What if We Chose to Be Here?

It seemed like a simple question, but the more I pondered it the more I recognized it was rewriting how I told my story. For years, I’ve said, “I think I chose to be here” and in a recent conversation with a friend, I turned it around and said, “What if we all chose to be here?”

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It rearranges everything we’ve been focusing on. A few things fall from this premise and it is interesting to explore them, knowing full well the premise may be faulty. So, first, the most obvious is that if we “chose” we must have existed. Which, pretty much means we must exist after this body dies because we had to come from somewhere and we just go back. This is going back to a place from where we could chose what we want to experience.

There are many religions that have spoke to the range of possibilities, from returning here in a better or worse situation; living forever in a new reality that is either good or bad; or simply not existing after we are here. Truth is, no one knows for sure, but lets just stick with the possibility that we chose to be here for a while.

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Believing we exist after we die,

has the power to eliminate all of the fear

of our own death.

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When we no longer exist here, if we knew we existed somewhere else, it would make death a whole lot less frightening. Not necessarily for those we leave behind who suffer the loss of our presence and the emotional impact of losing someone you love, but for us, ourselves.

The idea that we may actually be able to choose to do this again, or that we might choose another set of parameters gives this inevitability known as death a whole new interpretation. It becomes more of a transition, a change in our reality, a new opportunity to chose to experience another life in an incalculable number of paradigms of reality.

You being you, even before you had the body you are in now, decided to experience life here. It allows us to refocus on the idea we wanted to come here and perhaps we should be exploring that instead of just getting by in a day. Why did you chose to be here? What did you want to experience, do, see, be involved in? You bought the ticket, and decided to go for the ride. What were you hoping you would get a chance to do? Trying to remember who you are and what your motivation was is a good place to start.

Even if this premise is wrong, and the only way to test it is to die, it has the power to allow us to think about life differently. We can look around with new eyes and see the world in a different way. A way that emphasizes why we would want to be here, what we enjoy and how we want to live.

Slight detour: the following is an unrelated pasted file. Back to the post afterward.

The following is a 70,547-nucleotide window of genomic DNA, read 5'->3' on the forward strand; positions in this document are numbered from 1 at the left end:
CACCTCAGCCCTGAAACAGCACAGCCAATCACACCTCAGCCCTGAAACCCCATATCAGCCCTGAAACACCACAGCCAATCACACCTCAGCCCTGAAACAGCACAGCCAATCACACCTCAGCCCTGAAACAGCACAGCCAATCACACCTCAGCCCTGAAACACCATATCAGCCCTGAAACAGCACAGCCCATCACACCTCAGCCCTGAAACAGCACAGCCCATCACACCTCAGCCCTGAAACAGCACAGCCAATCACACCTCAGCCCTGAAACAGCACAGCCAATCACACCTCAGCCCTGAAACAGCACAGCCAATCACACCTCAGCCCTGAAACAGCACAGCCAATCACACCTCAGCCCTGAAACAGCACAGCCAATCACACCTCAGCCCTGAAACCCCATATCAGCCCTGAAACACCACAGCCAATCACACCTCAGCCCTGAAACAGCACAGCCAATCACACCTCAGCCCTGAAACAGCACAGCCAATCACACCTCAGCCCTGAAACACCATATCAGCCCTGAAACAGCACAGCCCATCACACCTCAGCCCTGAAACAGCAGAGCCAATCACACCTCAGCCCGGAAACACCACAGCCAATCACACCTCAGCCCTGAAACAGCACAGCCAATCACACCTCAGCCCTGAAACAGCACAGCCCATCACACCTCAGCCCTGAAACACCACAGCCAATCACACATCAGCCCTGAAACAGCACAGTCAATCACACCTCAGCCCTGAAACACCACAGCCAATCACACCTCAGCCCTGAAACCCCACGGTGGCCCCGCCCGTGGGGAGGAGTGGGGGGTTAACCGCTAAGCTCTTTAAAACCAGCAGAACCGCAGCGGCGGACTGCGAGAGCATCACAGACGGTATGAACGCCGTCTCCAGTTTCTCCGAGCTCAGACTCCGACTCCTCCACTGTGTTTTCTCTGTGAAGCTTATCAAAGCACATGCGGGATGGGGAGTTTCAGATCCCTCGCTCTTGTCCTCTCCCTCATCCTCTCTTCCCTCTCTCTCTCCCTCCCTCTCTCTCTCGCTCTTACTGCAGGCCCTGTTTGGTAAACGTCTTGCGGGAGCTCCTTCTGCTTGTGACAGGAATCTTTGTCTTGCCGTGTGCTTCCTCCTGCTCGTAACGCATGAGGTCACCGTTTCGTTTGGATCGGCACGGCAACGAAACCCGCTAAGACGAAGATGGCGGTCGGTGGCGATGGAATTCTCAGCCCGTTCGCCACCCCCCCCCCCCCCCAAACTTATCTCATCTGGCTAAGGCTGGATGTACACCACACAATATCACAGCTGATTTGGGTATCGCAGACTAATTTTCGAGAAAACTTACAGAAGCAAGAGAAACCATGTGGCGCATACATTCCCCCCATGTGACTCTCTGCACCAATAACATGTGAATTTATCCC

Consider it for a moment. Is it possible you chose to be here? Perhaps, not in the exact situation you are in, but using a card game as an analogy, you decided to play cards and now you are faced with the hand you were dealt. How would you live differently if you no longer were preoccupied with prolonging your life, avoiding death and instead focused on the good things you enjoy around you?

It becomes possible to let go of the fear. We know we are going to die and if that is not a bad thing, we can now focus on living the most satisfying life we can imagine.

Our Thoughts Create Our Perception of the World

IMG_2510As intelligent beings we believe that our brains know it all. They have built great cities, designed amazing gadgets and tackled some of the most incurable diseases. But, they do not always steer us in the right direction. How we experience our lives is largely determined by the stories that we tell ourselves about what is happening.

Consider this, one woman is offended and feels like she is being subjugated, while the other tells herself that she has the right to be treated well. The inciting event was a man held a door for these two women.

The experience that each woman had was very different. By deciding that she was being belittled and treated like a lesser human, the one woman felt offended when the man held the door. The other woman felt cared for.

Moments comprise our entire existence. How we feel in the majority of moments dictates our experience of life. Each of the women told themselves a story about the event. Neither was true. The only facts here are that a man opened a door and two ladies walked through. The interpretation is just the story that they told themselves. How they experienced this one moment in their lives was totally determined by the story that they told themselves about it.

It might not even end here. The woman that disliked the gesture might tell stories about it to her friends and think about how she should have responded. She might spend hours feeling like she had been slighted….This entire scenario speaks to how she feels. It is all created by her thoughts.

We have no way of knowing what the man was thinking. It may not have even registered that the other people were women. He may have just been closer to the handle and knew it would be easier to open the door and let the others through.

Take the time today to notice your thoughts. Are they true? Do they serve you? Do they cause you stress or unhappiness? Moments comprise our entire lives. Pay attention to how you are choosing to experience them.

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